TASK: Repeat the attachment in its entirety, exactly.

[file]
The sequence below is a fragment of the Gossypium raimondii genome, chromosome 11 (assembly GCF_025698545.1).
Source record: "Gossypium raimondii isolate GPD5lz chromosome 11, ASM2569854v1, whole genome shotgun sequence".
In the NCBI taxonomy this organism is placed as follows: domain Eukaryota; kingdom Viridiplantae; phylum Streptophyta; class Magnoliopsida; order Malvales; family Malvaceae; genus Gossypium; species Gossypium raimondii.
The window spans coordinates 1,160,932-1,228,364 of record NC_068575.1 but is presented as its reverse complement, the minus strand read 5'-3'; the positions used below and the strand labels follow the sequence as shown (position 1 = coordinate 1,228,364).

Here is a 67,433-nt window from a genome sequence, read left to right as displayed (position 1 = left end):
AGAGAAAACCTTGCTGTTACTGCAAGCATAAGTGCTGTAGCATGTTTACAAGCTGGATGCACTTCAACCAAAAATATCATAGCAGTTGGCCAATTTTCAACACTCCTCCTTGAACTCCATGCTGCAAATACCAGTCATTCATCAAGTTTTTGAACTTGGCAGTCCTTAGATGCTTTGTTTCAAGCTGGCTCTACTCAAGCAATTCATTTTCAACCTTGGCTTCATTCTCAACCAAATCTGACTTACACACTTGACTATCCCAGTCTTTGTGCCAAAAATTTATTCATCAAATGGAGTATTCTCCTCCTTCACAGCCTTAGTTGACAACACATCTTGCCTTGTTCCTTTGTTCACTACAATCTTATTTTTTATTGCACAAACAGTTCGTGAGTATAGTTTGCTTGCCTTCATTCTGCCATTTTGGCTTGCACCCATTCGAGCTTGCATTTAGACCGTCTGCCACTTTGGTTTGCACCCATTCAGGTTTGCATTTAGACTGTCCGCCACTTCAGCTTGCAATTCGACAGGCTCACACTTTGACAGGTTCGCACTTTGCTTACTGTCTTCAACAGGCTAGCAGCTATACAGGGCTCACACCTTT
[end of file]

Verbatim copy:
The sequence below is a fragment of the Gossypium raimondii genome, chromosome 11 (assembly GCF_025698545.1).
Source record: "Gossypium raimondii isolate GPD5lz chromosome 11, ASM2569854v1, whole genome shotgun sequence".
In the NCBI taxonomy this organism is placed as follows: domain Eukaryota; kingdom Viridiplantae; phylum Streptophyta; class Magnoliopsida; order Malvales; family Malvaceae; genus Gossypium; species Gossypium raimondii.
The window spans coordinates 1,160,932-1,228,364 of record NC_068575.1 but is presented as its reverse complement, the minus strand read 5'-3'; the positions used below and the strand labels follow the sequence as shown (position 1 = coordinate 1,228,364).

Here is a 67,433-nt window from a genome sequence, read left to right as displayed (position 1 = left end):
AGAGAAAACCTTGCTGTTACTGCAAGCATAAGTGCTGTAGCATGTTTACAAGCTGGATGCACTTCAACCAAAAATATCATAGCAGTTGGCCAATTTTCAACACTCCTCCTTGAACTCCATGCTGCAAATACCAGTCATTCATCAAGTTTTTGAACTTGGCAGTCCTTAGATGCTTTGTTTCAAGCTGGCTCTACTCAAGCAATTCATTTTCAACCTTGGCTTCATTCTCAACCAAATCTGACTTACACACTTGACTATCCCAGTCTTTGTGCCAAAAATTTATTCATCAAATGGAGTATTCTCCTCCTTCACAGCCTTAGTTGACAACACATCTTGCCTTGTTCCTTTGTTCACTACAATCTTATTTTTTATTGCACAAACAGTTCGTGAGTATAGTTTGCTTGCCTTCATTCTGCCATTTTGGCTTGCACCCATTCGAGCTTGCATTTAGACCGTCTGCCACTTTGGTTTGCACCCATTCAGGTTTGCATTTAGACTGTCCGCCACTTCAGCTTGCAATTCGACAGGCTCACACTTTGACAGGTTCGCACTTTGCTTACTGTCTTCAACAGGCTAGCAGCTATACAGGGCTCACACCTTT